CHARLESTON, W.Va. — A federal telecommunications specialist says more resources need to be made available to West Virginia and its rural towns in order to expand broadband statewide.
“Being the rural nature, not having the population density — that provides a challenge. It’s not impossible. It just requires more entities to be on the table — more champions and stakeholders coming together to form coalitions to make this happen,” said Scott Woods, senior communications program specialist with the U.S. Department of Commerce’s National Telecommunications and Information Administration (NTIA).
Representatives with NTIA were in Charleston this month to discuss ways to improve Internet access in the Mountain State. The workshop was part of the NTIA’s BroadbandUSA tour.
Woods said funding is crucial.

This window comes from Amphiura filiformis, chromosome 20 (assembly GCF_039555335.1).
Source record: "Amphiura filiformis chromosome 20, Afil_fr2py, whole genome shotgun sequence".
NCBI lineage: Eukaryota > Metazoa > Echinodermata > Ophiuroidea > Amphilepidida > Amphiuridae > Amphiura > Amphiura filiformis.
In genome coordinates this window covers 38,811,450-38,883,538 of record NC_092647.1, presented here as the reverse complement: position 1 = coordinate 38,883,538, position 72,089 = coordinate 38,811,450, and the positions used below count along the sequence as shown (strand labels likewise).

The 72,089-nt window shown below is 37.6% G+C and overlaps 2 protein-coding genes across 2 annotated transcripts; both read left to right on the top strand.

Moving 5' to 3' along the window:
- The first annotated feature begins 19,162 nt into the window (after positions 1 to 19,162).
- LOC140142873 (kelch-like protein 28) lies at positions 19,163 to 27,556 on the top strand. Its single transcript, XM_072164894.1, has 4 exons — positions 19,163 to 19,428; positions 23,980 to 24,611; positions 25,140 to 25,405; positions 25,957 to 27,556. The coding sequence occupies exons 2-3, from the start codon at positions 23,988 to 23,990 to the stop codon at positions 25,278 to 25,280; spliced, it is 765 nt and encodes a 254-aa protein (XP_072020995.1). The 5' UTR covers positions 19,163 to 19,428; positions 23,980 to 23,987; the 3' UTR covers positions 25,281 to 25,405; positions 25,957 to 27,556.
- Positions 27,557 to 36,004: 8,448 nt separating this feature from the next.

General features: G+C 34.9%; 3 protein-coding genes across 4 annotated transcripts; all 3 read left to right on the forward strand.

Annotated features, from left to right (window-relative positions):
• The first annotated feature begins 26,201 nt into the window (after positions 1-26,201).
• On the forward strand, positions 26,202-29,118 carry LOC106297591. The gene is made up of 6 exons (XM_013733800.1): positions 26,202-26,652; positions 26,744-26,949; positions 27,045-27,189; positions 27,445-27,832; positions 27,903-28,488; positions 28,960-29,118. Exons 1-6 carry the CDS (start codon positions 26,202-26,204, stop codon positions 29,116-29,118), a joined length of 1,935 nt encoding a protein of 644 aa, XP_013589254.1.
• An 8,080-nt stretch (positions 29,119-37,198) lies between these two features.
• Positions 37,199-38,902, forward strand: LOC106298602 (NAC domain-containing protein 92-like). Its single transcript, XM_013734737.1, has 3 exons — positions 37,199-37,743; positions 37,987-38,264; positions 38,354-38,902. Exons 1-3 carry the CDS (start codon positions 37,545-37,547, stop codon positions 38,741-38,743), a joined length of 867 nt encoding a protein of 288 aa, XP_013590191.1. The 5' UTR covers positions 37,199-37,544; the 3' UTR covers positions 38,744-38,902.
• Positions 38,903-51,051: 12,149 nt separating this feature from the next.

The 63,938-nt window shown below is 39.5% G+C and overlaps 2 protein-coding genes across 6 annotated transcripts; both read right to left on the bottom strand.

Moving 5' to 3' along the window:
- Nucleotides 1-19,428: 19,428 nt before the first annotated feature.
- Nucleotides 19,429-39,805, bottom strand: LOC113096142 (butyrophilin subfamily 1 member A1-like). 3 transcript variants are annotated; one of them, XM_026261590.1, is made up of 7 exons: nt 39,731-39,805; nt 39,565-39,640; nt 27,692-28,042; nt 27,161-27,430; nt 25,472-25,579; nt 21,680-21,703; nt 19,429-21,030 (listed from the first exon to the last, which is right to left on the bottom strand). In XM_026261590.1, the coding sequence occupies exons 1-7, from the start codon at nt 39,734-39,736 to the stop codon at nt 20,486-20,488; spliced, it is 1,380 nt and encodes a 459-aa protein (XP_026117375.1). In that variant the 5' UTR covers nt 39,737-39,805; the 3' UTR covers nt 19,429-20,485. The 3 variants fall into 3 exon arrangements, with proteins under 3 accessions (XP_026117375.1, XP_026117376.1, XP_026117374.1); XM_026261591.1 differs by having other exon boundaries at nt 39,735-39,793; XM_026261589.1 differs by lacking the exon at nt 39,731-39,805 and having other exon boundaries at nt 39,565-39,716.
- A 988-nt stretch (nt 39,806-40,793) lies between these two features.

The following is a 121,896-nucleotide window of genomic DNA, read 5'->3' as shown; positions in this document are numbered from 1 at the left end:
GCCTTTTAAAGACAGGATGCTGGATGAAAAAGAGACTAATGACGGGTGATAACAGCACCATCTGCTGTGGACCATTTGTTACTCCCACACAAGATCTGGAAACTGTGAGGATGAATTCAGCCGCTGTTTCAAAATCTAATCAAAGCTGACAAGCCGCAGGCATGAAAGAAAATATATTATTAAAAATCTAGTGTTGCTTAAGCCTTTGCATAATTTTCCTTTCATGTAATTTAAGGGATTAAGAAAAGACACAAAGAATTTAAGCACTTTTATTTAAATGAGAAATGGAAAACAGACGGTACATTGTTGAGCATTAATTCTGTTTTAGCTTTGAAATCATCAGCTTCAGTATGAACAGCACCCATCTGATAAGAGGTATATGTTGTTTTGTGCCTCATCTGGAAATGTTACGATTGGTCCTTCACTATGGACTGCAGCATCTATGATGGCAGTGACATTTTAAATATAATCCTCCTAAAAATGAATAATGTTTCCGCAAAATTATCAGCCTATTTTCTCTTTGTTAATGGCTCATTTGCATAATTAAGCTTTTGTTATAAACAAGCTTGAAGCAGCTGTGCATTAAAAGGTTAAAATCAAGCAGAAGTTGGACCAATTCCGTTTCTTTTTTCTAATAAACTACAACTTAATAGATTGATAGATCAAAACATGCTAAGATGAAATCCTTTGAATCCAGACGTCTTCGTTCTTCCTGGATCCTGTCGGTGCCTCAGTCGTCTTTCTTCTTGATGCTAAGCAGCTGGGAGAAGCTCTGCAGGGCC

“Funding is the number one priority and number one issue no matter where we go. The funds have to be available no matter how many plans you have, no matter how many stakeholders you bring to the table. These things cost money,” he said.
The NTIA meeting served as a conversation starter for stakeholders, Woods said. Discussions included how to expand or attract a broadband network, what grants/loans are available and how to utilize the NTIA services.
“They can utilize our technical assistance program to really figure out and bring strategies that work to bring broadband infrastructure and access to the citizens of West Virginia,” Woods said.
U.S. Senators Shelley Moore Capito (R-W.Va.) and Joe Manchin (D-W.Va.) hosted the workshop.